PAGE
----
Events are also plentiful throughout the winter season, providing an opportunity to mix with locals and other travellers. Held in September, Retro Day encourages you to wear a matching tracksuit while shredding the slopes, followed by the Retro After Party at The Bird. At this popular bar, enjoy a live band performance and fireworks display. Whip out your bumbag and you may take home the prize for best dressed!


A snow-covered cabin in Mount HothamIn your backyard, a winter wonderland awaits – perfect cosy for couples!

New to Mount Hotham in 2018 is Igloo to Skidoo, an unique experience allowing couples to indulge in an overnight stay in an igloo and take a scenic Skidoo (snowmobile) ride. The sustainably built snowdome includes woodfire heating and solar-powdered battery plugs, enabling you to keep warm while you post your alpine experience on Instagram.

Receive personalised advice from one of the mountain’s knowledgeable instructors by arranging a private lesson for two. Afterward, visit Onsen Retreat + Spa, Australia’s first indoor/outdoor alpine retreat. The Couples Mountain Escape Package is highly recommended for a relaxing yet romantic time in the Japanese-inspired surroundings.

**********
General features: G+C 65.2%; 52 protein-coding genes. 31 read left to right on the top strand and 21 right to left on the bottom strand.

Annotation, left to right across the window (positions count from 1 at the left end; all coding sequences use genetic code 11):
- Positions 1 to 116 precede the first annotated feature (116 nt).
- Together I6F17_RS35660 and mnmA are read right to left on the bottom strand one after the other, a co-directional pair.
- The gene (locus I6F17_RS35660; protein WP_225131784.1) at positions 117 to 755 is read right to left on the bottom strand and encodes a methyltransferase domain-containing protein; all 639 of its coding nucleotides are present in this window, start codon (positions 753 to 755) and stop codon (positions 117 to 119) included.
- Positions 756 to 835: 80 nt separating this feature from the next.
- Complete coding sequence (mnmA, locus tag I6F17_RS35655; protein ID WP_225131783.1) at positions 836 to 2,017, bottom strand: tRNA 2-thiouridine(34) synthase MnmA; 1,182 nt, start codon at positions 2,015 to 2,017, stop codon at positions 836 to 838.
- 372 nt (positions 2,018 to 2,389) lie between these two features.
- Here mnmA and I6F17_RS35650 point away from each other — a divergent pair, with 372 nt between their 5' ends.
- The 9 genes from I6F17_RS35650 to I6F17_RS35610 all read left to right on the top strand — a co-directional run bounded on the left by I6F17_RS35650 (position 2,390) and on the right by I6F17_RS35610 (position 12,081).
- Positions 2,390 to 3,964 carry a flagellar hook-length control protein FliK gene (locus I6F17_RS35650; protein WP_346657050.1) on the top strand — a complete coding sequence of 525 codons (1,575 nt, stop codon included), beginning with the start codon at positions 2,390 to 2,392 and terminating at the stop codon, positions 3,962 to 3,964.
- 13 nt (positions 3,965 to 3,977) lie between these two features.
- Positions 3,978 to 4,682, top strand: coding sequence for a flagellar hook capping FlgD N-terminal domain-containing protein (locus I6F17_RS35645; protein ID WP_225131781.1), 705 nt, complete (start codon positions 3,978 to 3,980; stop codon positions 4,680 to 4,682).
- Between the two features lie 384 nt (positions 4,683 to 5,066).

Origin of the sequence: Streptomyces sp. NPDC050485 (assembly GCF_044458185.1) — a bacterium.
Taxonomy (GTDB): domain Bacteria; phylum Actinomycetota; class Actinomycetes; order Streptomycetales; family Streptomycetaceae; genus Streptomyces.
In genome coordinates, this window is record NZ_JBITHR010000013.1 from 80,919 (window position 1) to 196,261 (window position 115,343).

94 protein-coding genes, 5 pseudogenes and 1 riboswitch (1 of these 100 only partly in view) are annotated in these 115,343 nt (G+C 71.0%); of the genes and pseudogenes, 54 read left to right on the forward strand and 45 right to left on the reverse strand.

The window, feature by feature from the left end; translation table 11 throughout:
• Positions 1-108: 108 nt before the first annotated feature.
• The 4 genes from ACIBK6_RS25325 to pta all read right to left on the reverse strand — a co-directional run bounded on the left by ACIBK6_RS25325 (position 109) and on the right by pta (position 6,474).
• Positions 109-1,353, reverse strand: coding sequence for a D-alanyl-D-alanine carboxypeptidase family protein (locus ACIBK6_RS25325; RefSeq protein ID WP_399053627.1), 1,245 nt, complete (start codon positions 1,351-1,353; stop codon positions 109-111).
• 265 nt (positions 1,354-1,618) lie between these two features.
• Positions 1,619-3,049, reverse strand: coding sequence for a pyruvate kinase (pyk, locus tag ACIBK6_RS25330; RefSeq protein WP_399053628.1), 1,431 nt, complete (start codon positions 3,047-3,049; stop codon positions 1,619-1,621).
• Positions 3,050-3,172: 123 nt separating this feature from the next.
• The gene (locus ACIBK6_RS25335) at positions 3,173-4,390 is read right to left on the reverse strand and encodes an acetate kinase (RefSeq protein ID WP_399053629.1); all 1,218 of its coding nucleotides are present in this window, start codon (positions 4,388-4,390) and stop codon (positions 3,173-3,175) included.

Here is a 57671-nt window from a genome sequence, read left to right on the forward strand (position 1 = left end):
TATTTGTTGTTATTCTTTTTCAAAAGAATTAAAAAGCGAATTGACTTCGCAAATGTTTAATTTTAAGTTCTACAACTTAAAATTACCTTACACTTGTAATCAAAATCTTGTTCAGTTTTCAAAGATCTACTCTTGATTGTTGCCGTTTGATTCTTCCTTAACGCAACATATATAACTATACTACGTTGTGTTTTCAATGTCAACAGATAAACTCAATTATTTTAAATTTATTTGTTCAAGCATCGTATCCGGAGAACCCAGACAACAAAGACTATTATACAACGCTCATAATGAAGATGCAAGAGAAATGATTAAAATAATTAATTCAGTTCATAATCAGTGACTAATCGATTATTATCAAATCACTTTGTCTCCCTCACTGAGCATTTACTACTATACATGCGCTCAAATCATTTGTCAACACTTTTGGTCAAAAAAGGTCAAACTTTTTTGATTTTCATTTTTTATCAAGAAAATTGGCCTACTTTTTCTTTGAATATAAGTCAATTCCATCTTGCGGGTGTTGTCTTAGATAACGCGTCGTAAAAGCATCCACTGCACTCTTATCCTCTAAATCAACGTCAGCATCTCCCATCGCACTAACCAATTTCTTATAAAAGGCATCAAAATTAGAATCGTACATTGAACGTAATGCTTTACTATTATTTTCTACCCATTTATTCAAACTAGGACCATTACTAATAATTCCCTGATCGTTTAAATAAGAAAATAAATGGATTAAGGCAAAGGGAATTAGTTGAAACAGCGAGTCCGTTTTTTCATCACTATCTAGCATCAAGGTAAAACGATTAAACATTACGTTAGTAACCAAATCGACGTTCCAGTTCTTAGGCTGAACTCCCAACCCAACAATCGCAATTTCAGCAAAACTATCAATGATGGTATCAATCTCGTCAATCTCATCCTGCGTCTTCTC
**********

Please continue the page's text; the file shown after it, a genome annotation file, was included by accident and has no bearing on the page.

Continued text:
Kids learning to ski on the slopes of Mount HothamMighty Mites in formation, showing other skiers how it’s done.

Accommodation on Mount Hotham is plentiful for families with many featuring multiple bedrooms and self-contained facilities. For the ultimate convenience, opt for accommodation that offers ski-in, ski-out access, which makes the process of getting the kids to the chairlift easier. Once there, kids aged three to five years are welcomed into Mighty Mites, while kids aged six to 14 can join the Kids Club.

When you’re not perfecting your slope skills, there are plenty of activities for the family to enjoy, including tobogganing, dog sled tours and snowmobile rides. Throughout the July school holidays, LEGOLAND Discovery Centre Melbourne will host a pop-up on the mountain, inviting kids (and big kids) to engage in activities with their favourite coloured blocks and battle it out in the ultimate ‘family build challenge’.


Skiers wait for the chairlift at Mount HothamGroup love – peak hour at the Heavenly Valley chairlift.

Choosing a destination with something for everyone can prove to be challenging. Luckily Mount Hotham has taken care of the hard work for you with a variety of events scattered throughout the winter season. July is the perfect time to get your fellow females together for Womens Ski Week. Join an exclusive snowboarding clinic, Womens Snowboard Shred Session, which is run by the mountain’s top female instructors. By nightfall, hit the town and join the après drinks or rug up by the fire.